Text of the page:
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Supporting Staff to have Courageous Conversations

To provide timely support and advice to victims of domestic violence within the acute hospitals by developing a training and support app for staff.

Read comments 13
  • Proposal
  • 2022

Meet the team

Also:

  • Florence Fegan
  • Caoilfhionn Hardy
  • Helen Cranney

What is the challenge your project is going to address and how does it connect to the theme?

Eighty percent of women in abusive relationships seek help from health services; these are often a woman’s first, or only, point of contact (Department of Health). Within acute hospitals, Domestic Abuse (DA) identification was significantly limited and those identified did not receive a timely response. Victims of DA themselves reported a perceived lack of understanding around DA by health professionals, subsequently resulting in a lack of confidence to make a disclosure.

To address this challenge, SHSCT will be partnering with Women’s Aid and Local Policing Community Safety Partnership. Since the implementation of the initial pilot, DASS has received 111 service user referrals and has trained 628 frontline staff.

To date training has required attendance in real time, excluding out of hours staff (OOH), a challenge identified in year 1 evaluation, with over 50% of referrals OOH. Therefore, digital content is paramount, ensuring equal access to learning, translating DA awareness into DASS referrals.

What does your project aim to achieve?

Aim: Increase the number of women accessing face-to-face DASS support at point of crisis.

Objectives

1.    Using the current SHSCT connect app to design and deliver digital training content, enhancing equal access to training across multi-disciplinary professionals, targeting OOH staff.

2.    Create a digital space to allow staff enquiries directly to the DASS worker. As well as providing a suite of easily accessible resources, building confidence and awareness around recognising and responding to DA.

3.    Increase number of DASS referrals and subsequent outreach community referrals.

4.    To create an OOH DASS service (2 Workers) to be able to respond in a timely manner to the additional OOH referrals.

Intended beneficiaries’ improvements:

Staff- Improve skills and knowledge to undertake courageous conversations around DA

Patients – Increase the immediate and long-term safety of women and children.

As a result, this service will aim to reduce health inequalities by adapting a holistic approach to health care.

How will the project be delivered?

This pilot has been successfully running for 2 years and the data to date demonstrates the need for the extension of an OOH service.  It was identified that training in real time creates a barrier for over stretched staff accessing training, with particular focus on OOH as DASS operates mon-fri 9-5pm.

The project will use the established SHSCT connect app to ensure easy access to training resources. DASS will access support from IT and communication professionals to deliver high level engaging content, ensuring a memorable positive learning experience.

This project will increase available DASS support across acute services, enhancing collaborative working, risk assessing, safety planning & safeguarding.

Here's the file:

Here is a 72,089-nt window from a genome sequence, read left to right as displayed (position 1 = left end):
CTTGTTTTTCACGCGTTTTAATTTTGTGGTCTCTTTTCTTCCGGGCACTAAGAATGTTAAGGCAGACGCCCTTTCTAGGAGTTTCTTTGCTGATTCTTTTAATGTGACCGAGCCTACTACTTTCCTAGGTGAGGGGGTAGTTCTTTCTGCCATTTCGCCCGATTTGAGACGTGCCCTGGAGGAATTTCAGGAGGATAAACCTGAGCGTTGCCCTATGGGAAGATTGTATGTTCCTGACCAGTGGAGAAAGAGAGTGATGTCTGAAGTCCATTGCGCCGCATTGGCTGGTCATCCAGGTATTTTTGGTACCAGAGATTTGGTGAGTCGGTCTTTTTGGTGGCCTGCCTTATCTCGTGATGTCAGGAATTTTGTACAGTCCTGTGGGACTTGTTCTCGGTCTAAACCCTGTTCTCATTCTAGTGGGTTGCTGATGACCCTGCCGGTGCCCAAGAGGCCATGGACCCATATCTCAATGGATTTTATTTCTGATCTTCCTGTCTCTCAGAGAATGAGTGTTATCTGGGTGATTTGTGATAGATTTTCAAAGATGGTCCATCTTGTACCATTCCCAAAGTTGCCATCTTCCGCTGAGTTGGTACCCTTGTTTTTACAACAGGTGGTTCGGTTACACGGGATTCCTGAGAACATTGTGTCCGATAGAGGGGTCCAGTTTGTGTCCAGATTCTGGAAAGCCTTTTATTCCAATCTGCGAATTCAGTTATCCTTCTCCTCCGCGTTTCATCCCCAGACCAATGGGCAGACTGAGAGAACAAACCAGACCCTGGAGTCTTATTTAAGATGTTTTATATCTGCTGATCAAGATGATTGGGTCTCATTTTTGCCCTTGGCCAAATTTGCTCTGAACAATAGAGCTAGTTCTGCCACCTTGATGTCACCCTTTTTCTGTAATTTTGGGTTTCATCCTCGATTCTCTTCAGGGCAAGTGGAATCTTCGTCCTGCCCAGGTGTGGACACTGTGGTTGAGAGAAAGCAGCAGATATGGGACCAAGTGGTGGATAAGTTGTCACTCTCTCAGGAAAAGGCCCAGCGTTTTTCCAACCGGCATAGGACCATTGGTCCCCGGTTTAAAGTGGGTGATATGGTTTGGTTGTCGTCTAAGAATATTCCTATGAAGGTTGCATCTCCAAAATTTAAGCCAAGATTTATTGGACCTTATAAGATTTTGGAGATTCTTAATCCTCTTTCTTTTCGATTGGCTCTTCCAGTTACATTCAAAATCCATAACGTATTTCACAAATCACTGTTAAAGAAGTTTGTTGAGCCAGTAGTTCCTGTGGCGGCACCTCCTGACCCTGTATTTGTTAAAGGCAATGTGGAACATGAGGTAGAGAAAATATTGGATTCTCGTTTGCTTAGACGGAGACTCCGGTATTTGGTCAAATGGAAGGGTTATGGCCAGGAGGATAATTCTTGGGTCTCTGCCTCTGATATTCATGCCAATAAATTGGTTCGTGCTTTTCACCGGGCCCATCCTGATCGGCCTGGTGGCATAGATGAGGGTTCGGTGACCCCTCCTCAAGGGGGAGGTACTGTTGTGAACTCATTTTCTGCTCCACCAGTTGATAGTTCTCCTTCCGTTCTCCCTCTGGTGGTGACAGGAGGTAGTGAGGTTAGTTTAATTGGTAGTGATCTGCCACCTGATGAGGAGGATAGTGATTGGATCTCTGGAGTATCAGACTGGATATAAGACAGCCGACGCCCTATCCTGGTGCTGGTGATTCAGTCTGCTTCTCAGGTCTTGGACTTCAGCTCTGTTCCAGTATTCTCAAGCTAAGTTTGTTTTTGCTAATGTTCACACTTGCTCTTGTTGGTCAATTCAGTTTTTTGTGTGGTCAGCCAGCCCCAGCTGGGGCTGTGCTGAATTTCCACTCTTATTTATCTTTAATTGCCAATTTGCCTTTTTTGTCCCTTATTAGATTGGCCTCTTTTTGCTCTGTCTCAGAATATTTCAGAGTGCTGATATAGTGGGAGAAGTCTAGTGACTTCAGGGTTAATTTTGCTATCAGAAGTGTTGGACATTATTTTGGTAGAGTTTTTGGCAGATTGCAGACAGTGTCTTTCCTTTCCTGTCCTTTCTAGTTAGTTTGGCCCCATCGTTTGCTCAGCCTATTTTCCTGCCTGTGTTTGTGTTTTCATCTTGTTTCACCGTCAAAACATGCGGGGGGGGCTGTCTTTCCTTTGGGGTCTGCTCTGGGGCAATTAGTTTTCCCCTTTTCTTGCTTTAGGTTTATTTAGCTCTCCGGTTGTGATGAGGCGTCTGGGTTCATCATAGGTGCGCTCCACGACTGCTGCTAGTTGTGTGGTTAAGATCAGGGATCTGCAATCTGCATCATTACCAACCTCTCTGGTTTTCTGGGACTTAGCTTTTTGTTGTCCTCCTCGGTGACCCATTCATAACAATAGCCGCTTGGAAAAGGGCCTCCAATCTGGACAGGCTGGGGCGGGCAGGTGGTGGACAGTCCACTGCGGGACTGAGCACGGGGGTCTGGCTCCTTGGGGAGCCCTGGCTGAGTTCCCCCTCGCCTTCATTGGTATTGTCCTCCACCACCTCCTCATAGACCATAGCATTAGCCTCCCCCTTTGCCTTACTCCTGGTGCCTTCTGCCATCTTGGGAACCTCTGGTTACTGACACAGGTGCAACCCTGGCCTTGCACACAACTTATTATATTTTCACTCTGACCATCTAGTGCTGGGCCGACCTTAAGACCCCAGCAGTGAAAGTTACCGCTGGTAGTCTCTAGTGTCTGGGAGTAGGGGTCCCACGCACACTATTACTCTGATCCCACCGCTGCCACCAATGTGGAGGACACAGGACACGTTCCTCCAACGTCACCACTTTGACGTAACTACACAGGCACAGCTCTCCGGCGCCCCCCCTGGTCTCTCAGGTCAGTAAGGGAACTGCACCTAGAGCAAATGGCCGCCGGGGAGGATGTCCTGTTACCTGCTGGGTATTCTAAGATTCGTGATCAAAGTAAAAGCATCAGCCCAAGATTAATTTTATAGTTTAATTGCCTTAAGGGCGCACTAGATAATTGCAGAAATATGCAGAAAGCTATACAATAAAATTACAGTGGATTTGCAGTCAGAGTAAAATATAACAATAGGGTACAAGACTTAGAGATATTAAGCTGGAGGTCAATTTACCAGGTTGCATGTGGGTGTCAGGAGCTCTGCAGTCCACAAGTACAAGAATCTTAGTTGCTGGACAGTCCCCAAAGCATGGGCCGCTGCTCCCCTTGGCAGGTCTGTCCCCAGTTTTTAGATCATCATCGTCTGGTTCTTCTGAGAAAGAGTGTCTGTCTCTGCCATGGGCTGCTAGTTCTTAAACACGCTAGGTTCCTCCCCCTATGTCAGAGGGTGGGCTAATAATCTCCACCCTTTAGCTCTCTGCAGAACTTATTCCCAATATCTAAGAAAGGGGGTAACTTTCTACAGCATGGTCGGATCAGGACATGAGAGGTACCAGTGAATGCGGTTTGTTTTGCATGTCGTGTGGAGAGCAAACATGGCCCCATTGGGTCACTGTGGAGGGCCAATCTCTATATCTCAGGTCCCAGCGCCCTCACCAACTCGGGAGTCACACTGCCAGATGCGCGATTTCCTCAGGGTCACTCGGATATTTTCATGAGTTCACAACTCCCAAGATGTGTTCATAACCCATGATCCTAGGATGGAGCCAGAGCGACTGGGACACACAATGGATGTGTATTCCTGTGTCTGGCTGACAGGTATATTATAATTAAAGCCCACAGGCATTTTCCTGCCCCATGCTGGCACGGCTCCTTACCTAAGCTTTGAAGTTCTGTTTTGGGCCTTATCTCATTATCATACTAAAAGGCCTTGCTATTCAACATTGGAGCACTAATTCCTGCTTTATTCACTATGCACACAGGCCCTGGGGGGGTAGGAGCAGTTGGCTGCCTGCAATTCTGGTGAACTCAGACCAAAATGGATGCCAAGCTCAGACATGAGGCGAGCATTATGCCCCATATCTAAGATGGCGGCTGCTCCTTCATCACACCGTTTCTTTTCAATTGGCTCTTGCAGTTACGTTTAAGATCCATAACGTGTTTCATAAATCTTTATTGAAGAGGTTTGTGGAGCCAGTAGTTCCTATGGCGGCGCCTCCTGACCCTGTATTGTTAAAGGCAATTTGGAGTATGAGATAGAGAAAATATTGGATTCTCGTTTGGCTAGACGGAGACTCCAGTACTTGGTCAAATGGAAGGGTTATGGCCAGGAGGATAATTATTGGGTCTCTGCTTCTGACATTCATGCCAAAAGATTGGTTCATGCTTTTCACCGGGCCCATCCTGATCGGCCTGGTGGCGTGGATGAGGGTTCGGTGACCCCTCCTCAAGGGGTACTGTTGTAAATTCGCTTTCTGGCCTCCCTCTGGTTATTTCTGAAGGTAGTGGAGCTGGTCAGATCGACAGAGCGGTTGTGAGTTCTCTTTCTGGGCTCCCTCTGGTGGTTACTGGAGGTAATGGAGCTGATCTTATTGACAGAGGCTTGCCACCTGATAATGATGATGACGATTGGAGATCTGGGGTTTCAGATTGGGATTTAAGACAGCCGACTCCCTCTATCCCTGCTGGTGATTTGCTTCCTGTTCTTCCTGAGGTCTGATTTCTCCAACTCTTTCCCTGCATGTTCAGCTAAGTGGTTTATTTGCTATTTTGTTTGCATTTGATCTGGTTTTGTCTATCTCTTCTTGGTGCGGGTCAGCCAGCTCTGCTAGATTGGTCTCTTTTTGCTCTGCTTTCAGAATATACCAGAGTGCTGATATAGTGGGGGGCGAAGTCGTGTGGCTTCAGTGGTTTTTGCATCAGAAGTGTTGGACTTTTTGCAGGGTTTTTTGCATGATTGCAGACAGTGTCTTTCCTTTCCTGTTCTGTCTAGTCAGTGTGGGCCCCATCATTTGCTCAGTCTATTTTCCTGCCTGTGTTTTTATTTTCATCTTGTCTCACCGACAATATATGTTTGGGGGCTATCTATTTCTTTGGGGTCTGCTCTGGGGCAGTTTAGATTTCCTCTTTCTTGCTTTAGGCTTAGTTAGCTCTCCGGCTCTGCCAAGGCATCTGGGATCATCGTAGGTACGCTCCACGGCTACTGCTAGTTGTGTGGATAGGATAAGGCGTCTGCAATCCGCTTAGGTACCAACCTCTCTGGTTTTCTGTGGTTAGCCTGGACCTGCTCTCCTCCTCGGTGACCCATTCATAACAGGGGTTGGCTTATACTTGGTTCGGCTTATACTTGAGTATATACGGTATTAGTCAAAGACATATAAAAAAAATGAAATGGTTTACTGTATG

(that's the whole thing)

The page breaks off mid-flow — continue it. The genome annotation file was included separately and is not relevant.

Training and service user evaluations, DASS and community out-reach referrals and improved response time to patients will measure the impact of the project.

DA costs the NHS 2.3 billion/ yr, by implementing DASS, we are delivering a high value service through early intervention.

How is your project going to share learning?

The project will share learning by developing this innovative project model locally, regionally and nationally through the Q community by allowing others to follow DASS journey and progress. This pilot has already received requests from other trust areas in NI and the Department of health leads in order to explore the potential of rolling this model out regionally. The DASS pilot has proven to be influential in the policy planning around DA and is part of the call to view for the VAWG (violence against women and girls) and stalking strategies for NI. This pilot may also have positive implications for research around the impact of domestic abuse and health inequalities in NI and thus will influence and encourage the expansion of other Q community projects.

How you can contribute

  • Are there similar initiatives we can learn from?
  • We would value your comments?
  • We are open to any suggestions Q Members may have and would value your views on our project
  • Critique is always welcome

Plan timeline

19 Sep 2022 Formal Launch of Project Exploring various platforms for app
26 Sep 2022 Engage stakeholders Maternity, ED, Acute, NIAS & PSNI
10 Oct 2022 Finalise App requirements based on Stakeholder requirements
7 Nov 2022 Design of module to include, updates and data metrics
21 Nov 2022 Employ Out of Hours DASS Support Workers
19 Dec 2022 Testing of new app as pilot
9 Jan 2023 Changes identified and refinements made
5 Feb 2023 Implementation and roll out
6 Feb 2023 Trust wide communication and awareness campaign
3 Apr 2023 Evaluation phase and review. Sharing of Learning

Comments

  1. Guest

    Flo Fegan 3 months ago

    I am the Joint Project Lead on this Pilot along with Manager WAAD .

    We have just completed Yr 1 evaluation , which has  evidenced the  impact and outcomes for these women and their children  who have accessed the service .

    Prior to this pilot  the Acute services had not referred any women to Women's Aid services , with the Dass worker , a high proportionate of the women engage  and accept onward referrals to  Women's Aid  services .

    On review of the times that the women attend ED Departments approx 50 per cent attend between hrs 12mn-6am , so  extending the service to include these hours will  be critically to optimize the window of opportunity for immediate face to face support , also ensuring all our MDT staff have easy access to training and resources  via an App  will build on our current foundation training  face to face training , as we need all MDT professionals working collaboratively together  to  identify  these vulnerable women and refer on  to access the service

  2. Guest

    Debbie Murnin 3 months ago

    I am the Clinical Educator in the Emergency Department in Daisy Hill Hospital. DASS is an amazing service providing essential support for these women presenting to a very busy and somewhat chaotic environment. Caoilfhionn Hardy has been facilitating training for all our staff within the department. Undoubtedly this has increased awareness and knowledge on how to identify and easily refer ladies who experience Domestic Abuse. DASS most definitely provides a safety net for these women, which is essential in every Emergency Department Setting.